Case Study: Articles of Agreement for Deed (owner financing)

Case Study: How I Turned Articles of Agreement for Deed (owner financing) converted into a BRRR Property Rental for a 15% cash on cash return. Lake House in Antioch, IL

What is an Article of Agreement for Deed? Also known as a “Land Contract” or “Contract for Deed” in some states. An AAD is an agreement between a home buyer, under which the buyer agrees to pay to the home seller the purchase price (plus and agreed-upon interest rate) in installments over a set period of time.

Upon execution of the AAD, the home buyer immediately takes possession, but the seller retains legal title to the property until the buyer pays the full purchase price.

The seller delivers the deed to the buyer once the final payment is made. Installment contracts or articles for warranty deeds are an alternative to traditional home financing and can benefit both the seller and buyer in a real estate transaction.

Finding the Property

Now for this property, it was simply driving around in a boat. I saw for sale sign and I gave it a call.


After discussing with the realtor what the seller’s situation was it piqued my interest. The home was an estate sale. The daughter inherited the house from her parents that recently passed away. The house was in bad disarray from years of neglect. A horrible smell and insect issue combined with an unwelcome raccoon guest in the attic made this a fun deal!

Structuring the Deal

Since the house was in bad working order with roof leaks, floor coming up, and plumbing drain that just drained into the crawl space the daughter didn’t have the money to invest in the house to make it sell-able let alone pass any type of home owners inspection.

Here is how the buy numbers folded out:



  • Purchase Price: $188,000
  • Down Payment $37,500 (20% down).
  • Tax Credit of $5,262.40 from seller. $32,438, actual down payment.
  • Balance Financed $150,000
  • 3 Year Term
  • 5% interest rate
  • 30-year amortization
  • $807.92 P & I payment
  • $438.53 property taxes
  • HOI is paid over the term by the seller


This house had a million-dollar view with a shack sitting on top of a hill begging for a face lift. Kitchen, Bathrooms, Roof, you name it needed to be done. Below are

a lot of things completed making this one hell of a lake shack.

  • Demo $500
  • New Kitchen Cabinets $2,500
  • New Maple Countertops $1,000
  • New Appliances $3,500
  • Flooring $3,000
  • Electric $2,500
  • Plumbing $2,000
  • Drywall $3,000
  • Painting $1,500
  • Structural $1,000
  • Decking $4,000
  • Landscaping $1,500
  • Windows & Doors $5,000
  • Roof $10,000
  • Lighting $800
  • Total Budget on Remodel $41,800




  • Full kitchen gut and remodel
  • 2-Bathrooms gut and remodel
  • Originally it only had 1 working bathroom and 2 bedrooms.
  • Converted a send unused bathroom into a second bathroom and laundry room.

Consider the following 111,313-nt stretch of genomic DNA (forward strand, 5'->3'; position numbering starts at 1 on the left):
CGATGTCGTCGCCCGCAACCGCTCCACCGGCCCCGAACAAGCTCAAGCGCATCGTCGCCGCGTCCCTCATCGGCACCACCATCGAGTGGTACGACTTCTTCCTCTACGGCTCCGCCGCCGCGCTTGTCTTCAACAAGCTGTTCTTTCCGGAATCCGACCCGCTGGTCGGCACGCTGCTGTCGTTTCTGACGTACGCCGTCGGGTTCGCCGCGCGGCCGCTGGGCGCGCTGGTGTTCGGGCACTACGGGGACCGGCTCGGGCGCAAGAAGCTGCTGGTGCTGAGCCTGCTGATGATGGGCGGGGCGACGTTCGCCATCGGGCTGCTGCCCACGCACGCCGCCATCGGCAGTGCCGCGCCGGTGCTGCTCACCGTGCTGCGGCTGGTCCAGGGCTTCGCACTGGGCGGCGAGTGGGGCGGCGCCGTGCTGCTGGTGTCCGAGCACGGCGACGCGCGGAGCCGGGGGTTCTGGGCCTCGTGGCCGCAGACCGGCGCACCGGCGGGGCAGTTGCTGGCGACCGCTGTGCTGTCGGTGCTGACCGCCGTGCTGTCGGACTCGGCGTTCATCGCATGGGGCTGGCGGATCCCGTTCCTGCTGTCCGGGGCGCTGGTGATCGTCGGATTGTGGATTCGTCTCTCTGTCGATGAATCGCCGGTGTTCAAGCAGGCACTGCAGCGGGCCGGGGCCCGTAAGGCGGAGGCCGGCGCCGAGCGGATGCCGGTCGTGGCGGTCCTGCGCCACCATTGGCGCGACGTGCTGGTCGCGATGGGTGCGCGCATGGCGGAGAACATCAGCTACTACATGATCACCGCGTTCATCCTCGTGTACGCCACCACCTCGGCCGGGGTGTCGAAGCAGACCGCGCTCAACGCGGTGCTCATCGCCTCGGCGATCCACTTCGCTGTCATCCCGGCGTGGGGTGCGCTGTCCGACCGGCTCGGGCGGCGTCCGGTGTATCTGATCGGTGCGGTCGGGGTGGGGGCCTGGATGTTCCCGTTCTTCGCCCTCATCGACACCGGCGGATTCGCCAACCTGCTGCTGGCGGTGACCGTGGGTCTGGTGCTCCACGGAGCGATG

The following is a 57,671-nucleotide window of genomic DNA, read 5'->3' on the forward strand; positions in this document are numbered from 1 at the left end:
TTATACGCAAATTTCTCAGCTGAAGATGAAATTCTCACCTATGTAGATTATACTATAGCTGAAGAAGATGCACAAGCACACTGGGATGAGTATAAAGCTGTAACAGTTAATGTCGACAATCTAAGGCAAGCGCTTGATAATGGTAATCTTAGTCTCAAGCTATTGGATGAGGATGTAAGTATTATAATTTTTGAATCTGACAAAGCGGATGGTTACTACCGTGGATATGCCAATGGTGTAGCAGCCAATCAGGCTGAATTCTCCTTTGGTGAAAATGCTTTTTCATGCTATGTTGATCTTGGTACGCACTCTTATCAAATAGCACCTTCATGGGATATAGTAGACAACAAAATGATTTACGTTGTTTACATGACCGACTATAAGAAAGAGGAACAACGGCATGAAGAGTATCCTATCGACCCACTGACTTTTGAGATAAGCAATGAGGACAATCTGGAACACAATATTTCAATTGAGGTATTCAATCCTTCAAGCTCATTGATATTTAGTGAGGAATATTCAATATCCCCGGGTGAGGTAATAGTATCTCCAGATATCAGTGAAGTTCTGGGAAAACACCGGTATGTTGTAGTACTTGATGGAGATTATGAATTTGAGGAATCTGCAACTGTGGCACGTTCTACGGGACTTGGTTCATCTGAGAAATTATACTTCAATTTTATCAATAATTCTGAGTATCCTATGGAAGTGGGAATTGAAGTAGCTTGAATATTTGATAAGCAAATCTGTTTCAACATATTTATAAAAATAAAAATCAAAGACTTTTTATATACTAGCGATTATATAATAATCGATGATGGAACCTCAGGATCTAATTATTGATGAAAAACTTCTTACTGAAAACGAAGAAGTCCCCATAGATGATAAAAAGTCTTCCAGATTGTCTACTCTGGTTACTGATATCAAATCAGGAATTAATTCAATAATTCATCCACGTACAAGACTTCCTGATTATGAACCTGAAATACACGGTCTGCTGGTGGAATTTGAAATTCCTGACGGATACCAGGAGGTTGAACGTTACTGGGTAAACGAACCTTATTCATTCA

• Converted a 3 season room on the side of the house into 2 new bedrooms making this a 4 bed 2 bath!
  • New Roof
  • New front and backyard large decks
  • All new windows and doors in & out
  • Gutted every room down to the studs, re-insulated & new drywall
  • Updated electric panel & plumbing
  • Paint inside and out


4 bedroom 2 bathroom Lakehouse with an incredible view I market it on 2 websites. and Cozy. co. Both are distribution sites that send your listing to websites like, Zillow, Facebook, etc. These websites also have a built-in background check system and a credit check system where the prospective tenant can pay directly with them and you receive them back in real-time. The cost is $35-$45.



  • Rental Income: $2,500
  • Loan Payment: $807.92  (5% interest)
  • Taxes: $438.53/month
  • Insurance: $50/month
  • Total Fixed Expenses: $1,296 per month.
  • Base Cash Flow: $1,204.00 per month.
  • Note: I did not include capital expenditures, monthly repairs, or management fees. I will self manage this place for the first 5 years to keep costs down. Everything is basically brand new so no other repairs will be needed. After the 5 year mark, I will refinance again to lower the payment and then I will add those fees into my costs.


Now comes the fun part. Refinancing.

With all the improvements made to this lake house. Along with adding 2 more bedrooms and adding an additional bathroom the property appraised for $250,000. Here is how the refinancing numbers broke down:


  • ARV (After Remodeled Value) Appraisal came back at $250,000
  • Original sale price $188,000
  • Remodeling costs $41,800
  • Total into the property $229,800
  • Bank refinanced 75% of the ARV- $187,500
  • New payment on a 30-year conventional loan with Taxes & insurance included $1,600
  • $32,438 original down payment + $41,800 remodeling costs= $74,238
  • New total cash flow $ 900.00



I decided to keep all my equity in this property, not cash out & go with the lower payment to have a higher cash return on my investment. It will now cash flow $900 per month. A little under 15% cash on cash return on $74,238.


My long term hold plan on this property is to:



  • Have the tenant pay down the mortgage
  • The property will appreciate in time
  • Cash-out refinances or refinance and lower the payment for additional cash on cash returns every 5-7 years.

Leave a Comment

Your email address will not be published. Required fields are marked *